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Trending Science: Scientists win the 2018 Nobel Prize in Physics for revolutionising laser physics

The Royal Swedish Academy of Sciences has awarded Gérard Mourou and Donna Strickland for their cutting-edge laser physics invention. EU funding had a part to play on the road to discovery.
Trending Science: Scientists win the 2018 Nobel Prize in Physics for revolutionising laser physics
Physicists Mourou and Strickland of École Polytechnique, France, and the University of Waterloo, Canada, respectively, developed a technique that generates high-intensity, ultrashort optical pulses. According to a press release posted on the official Nobel Prize website, the researchers “paved the way towards the shortest and most intense laser pulses ever created by mankind. Their revolutionary article was published in 1985 and was the foundation of Strickland’s doctoral thesis.”

They used an innovative approach to create ultrashort high-intensity laser pulses. This was accomplished without needing to destroy the amplifying material. “First they stretched the laser pulses in time to reduce their peak power, then amplified them, and finally compressed them. If a pulse is compressed in time and becomes shorter, then more light is packed together in the same tiny space – the intensity of the pulse increases dramatically.”

The newly invented method, called chirped pulse amplification (CPA), quickly became the norm for ensuing high-intensity lasers. Thanks to CPA, millions of corrective eye surgeries are performed yearly that employ the sharpest laser beams available. The developed technique has opened up new research avenues and led to wide-ranging industrial and medical applications. Many more uses still remain unexplored.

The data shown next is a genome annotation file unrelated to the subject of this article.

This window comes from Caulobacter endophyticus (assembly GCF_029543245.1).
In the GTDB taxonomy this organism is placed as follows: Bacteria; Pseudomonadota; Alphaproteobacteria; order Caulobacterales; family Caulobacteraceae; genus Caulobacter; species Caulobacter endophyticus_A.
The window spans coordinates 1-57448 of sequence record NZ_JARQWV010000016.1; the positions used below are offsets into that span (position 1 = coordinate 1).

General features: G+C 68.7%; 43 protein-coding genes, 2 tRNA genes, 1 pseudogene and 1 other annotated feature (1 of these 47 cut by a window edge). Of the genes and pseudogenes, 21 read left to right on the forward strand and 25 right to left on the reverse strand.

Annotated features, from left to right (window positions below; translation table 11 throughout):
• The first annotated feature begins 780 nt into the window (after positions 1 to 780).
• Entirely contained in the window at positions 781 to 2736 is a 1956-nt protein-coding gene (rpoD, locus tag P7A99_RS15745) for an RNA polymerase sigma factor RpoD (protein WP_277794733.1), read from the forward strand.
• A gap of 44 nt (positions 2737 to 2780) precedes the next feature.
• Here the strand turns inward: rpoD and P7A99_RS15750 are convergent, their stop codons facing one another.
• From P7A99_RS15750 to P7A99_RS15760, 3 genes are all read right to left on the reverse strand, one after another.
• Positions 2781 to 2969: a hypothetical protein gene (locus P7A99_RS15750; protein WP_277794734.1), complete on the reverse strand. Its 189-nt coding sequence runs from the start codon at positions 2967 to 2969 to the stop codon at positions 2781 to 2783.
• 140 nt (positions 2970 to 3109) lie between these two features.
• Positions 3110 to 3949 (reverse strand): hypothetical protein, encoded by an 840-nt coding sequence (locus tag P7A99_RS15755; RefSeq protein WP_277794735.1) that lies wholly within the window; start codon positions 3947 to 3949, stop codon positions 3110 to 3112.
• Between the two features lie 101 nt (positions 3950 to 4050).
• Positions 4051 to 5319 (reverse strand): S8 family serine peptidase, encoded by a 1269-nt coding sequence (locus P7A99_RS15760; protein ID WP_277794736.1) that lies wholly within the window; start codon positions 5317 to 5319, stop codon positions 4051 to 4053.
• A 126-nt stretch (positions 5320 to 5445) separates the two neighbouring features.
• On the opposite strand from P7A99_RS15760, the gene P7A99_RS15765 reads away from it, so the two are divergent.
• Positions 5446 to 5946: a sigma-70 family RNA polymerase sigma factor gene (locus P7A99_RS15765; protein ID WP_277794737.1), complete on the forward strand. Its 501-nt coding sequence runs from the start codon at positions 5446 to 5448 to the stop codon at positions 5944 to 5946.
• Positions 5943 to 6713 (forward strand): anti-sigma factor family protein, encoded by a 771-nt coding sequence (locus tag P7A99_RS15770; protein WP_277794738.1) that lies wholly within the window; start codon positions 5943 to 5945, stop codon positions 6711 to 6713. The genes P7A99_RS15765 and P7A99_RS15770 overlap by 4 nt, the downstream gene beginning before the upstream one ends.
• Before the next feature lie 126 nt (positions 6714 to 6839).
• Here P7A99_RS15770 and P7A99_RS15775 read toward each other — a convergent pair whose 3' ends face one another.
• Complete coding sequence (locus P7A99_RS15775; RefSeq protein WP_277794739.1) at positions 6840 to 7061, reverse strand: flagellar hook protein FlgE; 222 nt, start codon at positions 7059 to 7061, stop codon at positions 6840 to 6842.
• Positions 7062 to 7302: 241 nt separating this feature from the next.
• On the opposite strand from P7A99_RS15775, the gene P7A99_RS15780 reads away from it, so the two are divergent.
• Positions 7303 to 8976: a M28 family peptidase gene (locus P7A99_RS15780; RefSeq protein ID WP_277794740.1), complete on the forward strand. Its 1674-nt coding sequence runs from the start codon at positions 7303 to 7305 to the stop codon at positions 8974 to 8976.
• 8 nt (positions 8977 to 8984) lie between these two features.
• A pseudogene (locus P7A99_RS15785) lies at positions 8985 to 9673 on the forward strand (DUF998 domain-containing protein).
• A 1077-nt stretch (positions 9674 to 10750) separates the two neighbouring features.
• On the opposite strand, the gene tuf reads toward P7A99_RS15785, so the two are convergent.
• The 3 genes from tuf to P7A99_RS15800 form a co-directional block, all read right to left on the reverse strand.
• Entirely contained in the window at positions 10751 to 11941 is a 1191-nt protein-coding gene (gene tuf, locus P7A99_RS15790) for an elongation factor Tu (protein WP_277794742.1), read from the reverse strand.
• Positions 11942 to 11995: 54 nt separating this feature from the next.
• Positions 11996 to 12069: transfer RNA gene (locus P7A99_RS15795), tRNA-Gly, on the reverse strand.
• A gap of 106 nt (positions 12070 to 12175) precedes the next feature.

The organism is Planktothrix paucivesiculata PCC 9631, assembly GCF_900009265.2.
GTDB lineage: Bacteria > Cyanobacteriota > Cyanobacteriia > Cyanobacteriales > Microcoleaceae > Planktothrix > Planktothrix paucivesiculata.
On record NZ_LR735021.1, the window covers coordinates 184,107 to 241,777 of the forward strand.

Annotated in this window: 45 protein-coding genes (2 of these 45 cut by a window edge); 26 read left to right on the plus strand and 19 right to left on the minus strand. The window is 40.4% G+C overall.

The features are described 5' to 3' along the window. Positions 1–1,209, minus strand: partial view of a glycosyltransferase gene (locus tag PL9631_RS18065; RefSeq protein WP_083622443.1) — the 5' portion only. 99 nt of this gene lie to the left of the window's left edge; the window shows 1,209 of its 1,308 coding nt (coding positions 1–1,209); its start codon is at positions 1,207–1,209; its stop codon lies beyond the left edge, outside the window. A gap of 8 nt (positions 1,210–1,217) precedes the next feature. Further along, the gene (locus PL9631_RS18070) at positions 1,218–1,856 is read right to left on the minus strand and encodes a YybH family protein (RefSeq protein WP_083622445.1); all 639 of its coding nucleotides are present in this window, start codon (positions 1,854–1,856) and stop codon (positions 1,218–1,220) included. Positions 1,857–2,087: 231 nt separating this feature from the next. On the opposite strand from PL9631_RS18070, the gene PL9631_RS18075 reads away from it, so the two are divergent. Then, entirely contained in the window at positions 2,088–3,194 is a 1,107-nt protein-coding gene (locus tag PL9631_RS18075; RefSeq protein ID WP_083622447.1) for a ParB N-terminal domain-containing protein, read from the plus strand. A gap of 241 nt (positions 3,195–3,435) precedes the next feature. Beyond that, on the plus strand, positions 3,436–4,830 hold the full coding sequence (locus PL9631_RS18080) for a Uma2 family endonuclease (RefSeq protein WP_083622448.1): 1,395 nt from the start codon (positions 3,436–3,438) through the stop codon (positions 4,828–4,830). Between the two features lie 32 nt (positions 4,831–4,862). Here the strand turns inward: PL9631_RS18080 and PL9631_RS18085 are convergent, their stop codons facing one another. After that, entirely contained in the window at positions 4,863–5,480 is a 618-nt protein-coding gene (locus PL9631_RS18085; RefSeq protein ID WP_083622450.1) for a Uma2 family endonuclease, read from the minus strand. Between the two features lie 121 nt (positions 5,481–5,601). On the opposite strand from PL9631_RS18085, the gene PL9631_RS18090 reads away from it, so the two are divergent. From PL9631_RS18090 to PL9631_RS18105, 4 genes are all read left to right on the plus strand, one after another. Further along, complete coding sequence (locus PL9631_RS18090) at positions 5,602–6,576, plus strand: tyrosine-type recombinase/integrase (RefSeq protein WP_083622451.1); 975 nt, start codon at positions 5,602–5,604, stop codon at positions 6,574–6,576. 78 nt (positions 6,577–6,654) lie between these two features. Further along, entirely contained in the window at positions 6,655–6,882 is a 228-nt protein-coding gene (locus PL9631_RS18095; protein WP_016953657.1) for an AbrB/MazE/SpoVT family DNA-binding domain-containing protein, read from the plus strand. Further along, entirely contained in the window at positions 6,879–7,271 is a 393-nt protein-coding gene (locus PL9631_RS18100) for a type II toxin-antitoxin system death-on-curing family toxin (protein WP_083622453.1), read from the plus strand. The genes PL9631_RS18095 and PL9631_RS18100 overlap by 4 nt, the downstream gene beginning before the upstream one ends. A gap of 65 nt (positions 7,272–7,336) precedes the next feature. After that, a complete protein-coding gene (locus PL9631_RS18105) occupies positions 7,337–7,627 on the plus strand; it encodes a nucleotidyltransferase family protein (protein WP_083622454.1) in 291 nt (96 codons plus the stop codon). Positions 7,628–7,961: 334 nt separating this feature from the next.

“I warmly congratulate … Gérard Mourou and Donna Strickland on their achievement,” said Carlos Moedas, European Commissioner for Research, Science and Innovation in a news item posted on the European Commission’s official web portal. “I am proud to say that EU funding has supported one of this year’s Nobel Prize laureates to help perfect laser physics. Their discoveries will help us all to stay at the cutting edge of scientific frontiers.”

With EUR 500 000 in EU funding for the 2012-2013 ICAN project, Dr Mourou led a team of physicists in the hopes of developing a revolutionary laser system. To do so, they explored the use of fibre lasers in pioneering particle accelerator technologies. For the first time, a radical laser architecture could accelerate particles to very high energy over very short distances, at high repetition rate and with good wall-plug efficiency. The European Commission’s news item notes that he also initiated and coordinated the Extreme Light Infrastructure (ELI), a new research infrastructure of pan-European interest and part of the European ESFRI Roadmap. ELI began as a bottom-up initiative of the European scientific laser community.

Dr Strickland, an associate professor of physics and astronomy, became the first woman Nobel Prize in Physics winner in 55 years. Dr Mourou is also affiliated with the University of Michigan in the United States.

Source: Based on media reports

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